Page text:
English Discipline, UMM

Assessment of Student Learning for 2008-09



The English discipline is in the midst of revising its curriculum and developing a comprehensive assessment plan.  We have begun implementing this plan by focusing our 2008-09 assessment on the English major’s bookend courses: Introduction to Literature (Engl 1131) and the 4000-level Research Seminar.


Learning Goals for Majors

Note: These goals have been revised since the 2007-08 Assessment Report.

Upon successfully completing their English degree at UMM, English majors should be able to do the following:

(1)  Read and discuss in an analytical fashion both primary and secondary texts

(2)  Write a coherent argument, both with and without secondary sources

(3)  Demonstrate a sophisticated understanding of the English language

(4)  Demonstrate basic knowledge of critical approaches to literary study

(5)  Demonstrate basic knowledge of literary history

(6)  Conduct basic scholarly research and present it in a professional, scholarly setting

(7)  Demonstrate a solid foundation for a lifelong appreciation of literature


These goals will be placed on the discipline website [http://www.morris.umn.edu/academic/english/] in order to be readily available to current students, prospective students, and faculty.  We will also make sure that they are included in future revisions of the catalogue.  Finally, individual faculty members have been encouraged to include pertinent goals (or versions of them) on their syllabi.


Assessment Measures:

The attached Assessment Plan explains the English discipline’s comprehensive plan for assessment (as it has been developed so far) and contains a rubric indicating the multiple ways in which each goal and its associated outcomes are measured within individual courses.  This assessment report, however, focuses on programmatic assessment, rather than individual course assessment, since the latter is done by individual faculty members.


For the 2008-09 year, we took a much more multi-pronged approach to assessment of the English discipline than we have done in recent years, combining both direct and indirect assessment measures:


Introduction to Literature:





4000-Level Research Seminars:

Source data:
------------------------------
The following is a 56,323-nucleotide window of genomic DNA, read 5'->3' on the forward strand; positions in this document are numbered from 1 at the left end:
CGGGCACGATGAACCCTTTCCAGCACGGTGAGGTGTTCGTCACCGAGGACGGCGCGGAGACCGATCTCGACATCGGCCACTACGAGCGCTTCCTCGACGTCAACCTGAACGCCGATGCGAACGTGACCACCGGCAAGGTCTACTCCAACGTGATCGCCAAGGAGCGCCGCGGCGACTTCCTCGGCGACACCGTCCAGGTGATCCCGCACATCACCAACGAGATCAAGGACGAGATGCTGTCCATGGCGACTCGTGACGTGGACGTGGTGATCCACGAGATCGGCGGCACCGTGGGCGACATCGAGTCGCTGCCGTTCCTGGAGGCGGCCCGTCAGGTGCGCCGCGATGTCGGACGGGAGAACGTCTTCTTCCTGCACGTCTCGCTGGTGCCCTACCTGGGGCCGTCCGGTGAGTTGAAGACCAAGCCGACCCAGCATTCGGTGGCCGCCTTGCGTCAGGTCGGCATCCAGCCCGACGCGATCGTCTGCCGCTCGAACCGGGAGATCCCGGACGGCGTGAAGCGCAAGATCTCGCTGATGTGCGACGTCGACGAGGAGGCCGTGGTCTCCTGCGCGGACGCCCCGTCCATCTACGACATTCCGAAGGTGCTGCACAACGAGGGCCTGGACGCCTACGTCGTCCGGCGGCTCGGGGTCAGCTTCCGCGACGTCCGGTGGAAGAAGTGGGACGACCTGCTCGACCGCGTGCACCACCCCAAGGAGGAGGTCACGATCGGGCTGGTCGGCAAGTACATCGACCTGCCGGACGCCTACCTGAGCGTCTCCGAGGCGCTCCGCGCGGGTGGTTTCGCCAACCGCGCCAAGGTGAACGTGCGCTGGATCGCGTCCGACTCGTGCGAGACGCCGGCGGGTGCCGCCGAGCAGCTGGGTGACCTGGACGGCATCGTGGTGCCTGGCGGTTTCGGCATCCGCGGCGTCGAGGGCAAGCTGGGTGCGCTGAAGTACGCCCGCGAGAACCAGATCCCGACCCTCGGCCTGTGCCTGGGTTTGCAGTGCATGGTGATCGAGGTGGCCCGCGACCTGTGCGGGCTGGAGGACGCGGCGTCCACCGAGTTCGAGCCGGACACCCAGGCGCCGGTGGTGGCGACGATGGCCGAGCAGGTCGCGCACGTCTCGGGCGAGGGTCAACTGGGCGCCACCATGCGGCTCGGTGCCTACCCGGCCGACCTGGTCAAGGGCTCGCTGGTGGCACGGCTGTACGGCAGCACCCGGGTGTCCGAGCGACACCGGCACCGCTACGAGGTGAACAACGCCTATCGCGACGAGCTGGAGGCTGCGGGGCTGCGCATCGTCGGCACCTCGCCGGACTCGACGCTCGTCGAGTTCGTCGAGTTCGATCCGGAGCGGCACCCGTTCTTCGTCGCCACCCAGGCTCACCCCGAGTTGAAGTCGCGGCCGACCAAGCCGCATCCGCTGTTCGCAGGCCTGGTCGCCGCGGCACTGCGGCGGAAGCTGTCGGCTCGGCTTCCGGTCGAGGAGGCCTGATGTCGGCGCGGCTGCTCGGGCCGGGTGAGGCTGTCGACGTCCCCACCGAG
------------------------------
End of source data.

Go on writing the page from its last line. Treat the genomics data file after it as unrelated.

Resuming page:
Conclusions Based on Bookend Assessment:






Based on all of these measures, we believe that our major is accomplishing our basic goals.  That said, we also believe that structural changes in our major may allow us to do an even better job of meeting the needs of our students, both English majors and non-majors, and that coming to firm conclusions about the precise nature of Engl 1131 will allow us to move forward with this restructuring. 


Examples of Changes Based on Assessment:

Note: Some of these changes were also mentioned in the 2007-08 Assessment Report submitted earlier this spring, since it included changes up to that point.


Recommendations for Improving Assessment Processes:

Š      Continue to develop the Assessment Plan (see attached document), with particular emphasis on General Education courses offered by the English discipline, including College Writing (Engl 1011).

Š      Encourage faculty to get in the habit of saving sample papers for each class, especially Engl 1131 and 4000-level seminars.  We need more sample papers from more faculty members for the most effective assessment of bookend courses.

Š      Label sample papers for assessment purposes “adequate” (rather than “average”) and “above average.”

Š      Continue to encourage faculty to include the pertinent discipline goals that are met by a particular class on course syllabi.

Š      Designate an assessment meeting for the late spring semester (but not the last meeting of the year) and make sure that no other topics are discussed during this meeting.

Š      Continue to increase the return rate of senior exit surveys.  Providing this survey by email (as we did at the very end of the spring semester) may help, as will asking the student representative to send a reminder email to graduating English majors.